Percussa micro super signal processor

Photo: Marsha Vdovin.

As they did with the monotron synthesizer, Korg has quietly released schematics for its the analog drum synthesis portion of its monotribe synth and step-sequencing rhythm machine. You just see the bits that make the drum sounds, but that’s the interesting and modifiable part.

In order to grab the download, you’ll need to fill out a form with your name and address, saying you acknowledge you’re voiding the warranty and that you won’t turn around and sue Korg. That address doesn’t get used for anything, though, so long as you uncheck the “newsletter” box. Once you do, you get a high-res PDF (low-res image above) with the schematics, marked public. (Liability I know is an important issue. You never know; you might swallow the drum circuits and then sue Korg for feeling ill afterwards. Or something. Ask a lawyer.)

As for the design itself, it’s a notably simple design by Hiroaki Nishijima, an elegantly-minimal set of analog circuits for producing sound. As such, it should be ripe for modification. In fact, the first thing I’d be inclined to do is, rather than void a monotribe’s warranty, simply breadboard this circuit, which would make for exceedingly easy variations on the same basic layout. You might even wind up with something else. (One nice touch in the design: look at how the noise source is cleverly – and necessarily – linked to hat and snare sounds.)

Mods have also worked with MIDI – a port is hidden on the board – but apparently with sometimes-disappointing timing results. More promising is the thought of new drum sounds, and even some breadboarded drum circuits outside the monotribe itself.

And that’s what I think is admirable about Korg’s approach: in the earlier days of sound and music electronics, publishing these kinds of schematics was the norm. As opposed to today’s litigious age, it was more or less assumed that straightforward ideas would be copied and modified. Korg hasn’t said they’re encouraging that kind of behavior, but by releasing the schematics, they at least acknowledge that they’re unafraid of that potential scenario. The point is, you wouldn’t come up with a cloned monotribe – you’d simply learn something about analog drum synthesis, then move on to something that’d be quite different. Korg remains the company with the wherewithal to produce the thing en masse, anyway. It’s not open source hardware, mind, so there’s a gray area as far as your ability to use the circuit, but that shouldn’t stop you from wiring this up and learning from it.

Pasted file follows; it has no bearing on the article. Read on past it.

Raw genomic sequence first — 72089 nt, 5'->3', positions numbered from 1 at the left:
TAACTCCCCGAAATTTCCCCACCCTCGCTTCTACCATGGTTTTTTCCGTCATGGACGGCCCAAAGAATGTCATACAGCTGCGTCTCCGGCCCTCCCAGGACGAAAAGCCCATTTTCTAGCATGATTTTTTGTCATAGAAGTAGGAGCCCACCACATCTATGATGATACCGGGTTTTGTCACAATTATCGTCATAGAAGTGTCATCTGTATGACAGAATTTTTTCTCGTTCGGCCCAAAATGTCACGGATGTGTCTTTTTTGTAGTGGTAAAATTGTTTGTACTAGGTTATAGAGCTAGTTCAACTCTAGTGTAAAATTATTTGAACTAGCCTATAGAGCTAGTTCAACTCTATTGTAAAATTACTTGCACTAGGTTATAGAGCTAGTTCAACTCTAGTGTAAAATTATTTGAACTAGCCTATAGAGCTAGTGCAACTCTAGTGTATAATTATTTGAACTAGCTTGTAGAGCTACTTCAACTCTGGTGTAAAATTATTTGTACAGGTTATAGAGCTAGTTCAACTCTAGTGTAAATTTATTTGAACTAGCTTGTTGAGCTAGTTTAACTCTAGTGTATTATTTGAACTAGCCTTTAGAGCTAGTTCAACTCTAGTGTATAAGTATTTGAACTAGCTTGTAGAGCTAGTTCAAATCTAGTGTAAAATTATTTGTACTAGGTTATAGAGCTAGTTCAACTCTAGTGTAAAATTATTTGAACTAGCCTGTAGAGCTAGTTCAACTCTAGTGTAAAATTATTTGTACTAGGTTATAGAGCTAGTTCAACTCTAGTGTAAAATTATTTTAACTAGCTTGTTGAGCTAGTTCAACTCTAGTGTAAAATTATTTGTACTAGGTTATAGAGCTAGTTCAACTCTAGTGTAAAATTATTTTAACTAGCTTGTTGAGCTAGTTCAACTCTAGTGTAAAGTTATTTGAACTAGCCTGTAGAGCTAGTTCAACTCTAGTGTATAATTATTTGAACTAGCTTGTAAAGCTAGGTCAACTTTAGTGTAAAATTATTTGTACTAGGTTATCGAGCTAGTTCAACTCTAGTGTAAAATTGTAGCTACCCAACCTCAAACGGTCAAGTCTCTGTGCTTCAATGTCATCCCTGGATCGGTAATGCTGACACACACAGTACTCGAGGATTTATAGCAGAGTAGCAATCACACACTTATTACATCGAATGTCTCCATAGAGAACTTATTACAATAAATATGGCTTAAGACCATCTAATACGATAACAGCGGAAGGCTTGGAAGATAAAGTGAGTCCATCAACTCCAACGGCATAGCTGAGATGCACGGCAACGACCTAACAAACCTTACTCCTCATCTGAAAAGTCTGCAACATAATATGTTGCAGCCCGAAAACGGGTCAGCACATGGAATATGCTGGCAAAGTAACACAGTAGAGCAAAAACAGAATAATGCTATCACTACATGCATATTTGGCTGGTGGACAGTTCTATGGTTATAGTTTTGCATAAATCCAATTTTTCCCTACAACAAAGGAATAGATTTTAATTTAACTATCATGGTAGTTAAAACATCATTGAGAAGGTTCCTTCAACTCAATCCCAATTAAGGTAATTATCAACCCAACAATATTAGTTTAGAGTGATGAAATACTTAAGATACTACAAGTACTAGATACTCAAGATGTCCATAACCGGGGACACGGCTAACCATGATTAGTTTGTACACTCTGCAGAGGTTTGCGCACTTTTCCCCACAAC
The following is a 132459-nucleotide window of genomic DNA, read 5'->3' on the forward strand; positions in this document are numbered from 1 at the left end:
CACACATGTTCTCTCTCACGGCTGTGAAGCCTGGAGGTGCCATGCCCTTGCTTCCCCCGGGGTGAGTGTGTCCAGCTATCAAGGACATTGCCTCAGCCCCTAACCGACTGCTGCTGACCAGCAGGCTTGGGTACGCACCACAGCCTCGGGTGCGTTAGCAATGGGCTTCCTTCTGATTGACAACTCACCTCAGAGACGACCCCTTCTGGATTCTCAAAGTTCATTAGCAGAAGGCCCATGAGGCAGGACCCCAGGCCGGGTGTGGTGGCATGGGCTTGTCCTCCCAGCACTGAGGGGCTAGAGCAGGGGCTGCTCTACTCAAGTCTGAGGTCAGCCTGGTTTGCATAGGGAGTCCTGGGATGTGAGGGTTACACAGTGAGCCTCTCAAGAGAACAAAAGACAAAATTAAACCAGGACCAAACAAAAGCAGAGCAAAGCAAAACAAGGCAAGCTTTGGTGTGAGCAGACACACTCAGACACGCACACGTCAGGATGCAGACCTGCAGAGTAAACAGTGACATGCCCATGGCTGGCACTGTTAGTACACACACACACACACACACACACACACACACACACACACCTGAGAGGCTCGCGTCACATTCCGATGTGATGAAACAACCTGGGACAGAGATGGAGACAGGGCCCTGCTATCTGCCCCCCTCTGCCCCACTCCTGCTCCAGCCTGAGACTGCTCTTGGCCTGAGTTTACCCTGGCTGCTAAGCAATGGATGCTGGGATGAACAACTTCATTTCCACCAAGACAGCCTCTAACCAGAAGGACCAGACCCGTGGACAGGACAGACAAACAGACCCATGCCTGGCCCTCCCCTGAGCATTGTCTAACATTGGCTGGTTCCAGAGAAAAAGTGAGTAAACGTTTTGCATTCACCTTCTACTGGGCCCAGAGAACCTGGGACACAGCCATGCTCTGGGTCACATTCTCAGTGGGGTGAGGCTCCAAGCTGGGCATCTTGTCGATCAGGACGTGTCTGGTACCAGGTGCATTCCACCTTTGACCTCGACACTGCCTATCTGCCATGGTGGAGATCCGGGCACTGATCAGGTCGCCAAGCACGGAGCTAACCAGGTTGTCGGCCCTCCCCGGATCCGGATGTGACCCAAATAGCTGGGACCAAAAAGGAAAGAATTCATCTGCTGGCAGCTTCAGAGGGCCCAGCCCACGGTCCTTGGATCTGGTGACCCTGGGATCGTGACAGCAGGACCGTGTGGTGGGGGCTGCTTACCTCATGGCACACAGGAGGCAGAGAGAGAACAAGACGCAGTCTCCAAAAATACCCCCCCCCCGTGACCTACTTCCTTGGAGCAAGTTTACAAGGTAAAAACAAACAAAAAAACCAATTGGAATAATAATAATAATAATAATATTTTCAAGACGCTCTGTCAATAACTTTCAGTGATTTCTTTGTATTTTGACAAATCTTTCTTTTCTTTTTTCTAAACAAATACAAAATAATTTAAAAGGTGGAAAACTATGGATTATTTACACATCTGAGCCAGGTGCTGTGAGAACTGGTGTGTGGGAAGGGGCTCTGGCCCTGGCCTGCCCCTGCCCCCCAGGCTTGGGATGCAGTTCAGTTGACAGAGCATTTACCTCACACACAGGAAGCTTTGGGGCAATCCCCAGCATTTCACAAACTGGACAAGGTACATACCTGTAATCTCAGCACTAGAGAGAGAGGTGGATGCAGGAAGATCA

Ultimately, my guess is we’ll hear some new drum sounds out of this, and that’s exciting.

Find the schematics at:
http://www.korg.com/monotribeschematics

More on modifying monotribe:

An extensive, extensive post on MIDI modifications – how to do it, physically and electronically, as well as some of the limitations (which in turn partly explain why this didn’t ship with MIDI):
Monotribe, MIDI and me [Game Boy musician nitro2k01’s blog]

Video from above:

And one post on drum mods (I expect there are others, if you wish to share in comments):
MONOTRIBE drum mod and peek inside

In the interest of fairness, Chris Randall posted what I thought was a thought-provoking review of the monotribe. Keeping in mind Chris was apparently a great fan of the simpler, cheaper, smaller monotron synth – and produced an album with it / see link at bottom – his review of the monotribe and its bare-bones analog drums was pretty brutal.

See his original thoughts:
Monotribe Mini-Review…

…followed by some criticism of the monotribe in, oddly enough, an iOS-themed story:
iGear…

Chris isn’t one to mince words or be especially diplomatic, but it’s worth reading what he has to say. He also predicts I’ll like … something just like this story. But it’s worth considering all sides of this little box. And despite what Chris says about my own perspective, I still believe for real modification, open source hardware is best – not that all hardware need be open source, but rather that for hardware you want people to modify, the open source license is a useful tool. I also think that it’s okay to just use gear and not always modify it; playing instruments is great, too, speaking even personally. That said, I still think Korg releasing schematics is a big deal, and I’m enjoying getting inside this particular design. And for the record, Chris still put some monotribe sounds into his music.

See also:
Electronic Sounds and Satisfying Limits: Chris Randall Talks About Making Capacitor, Resistor EPs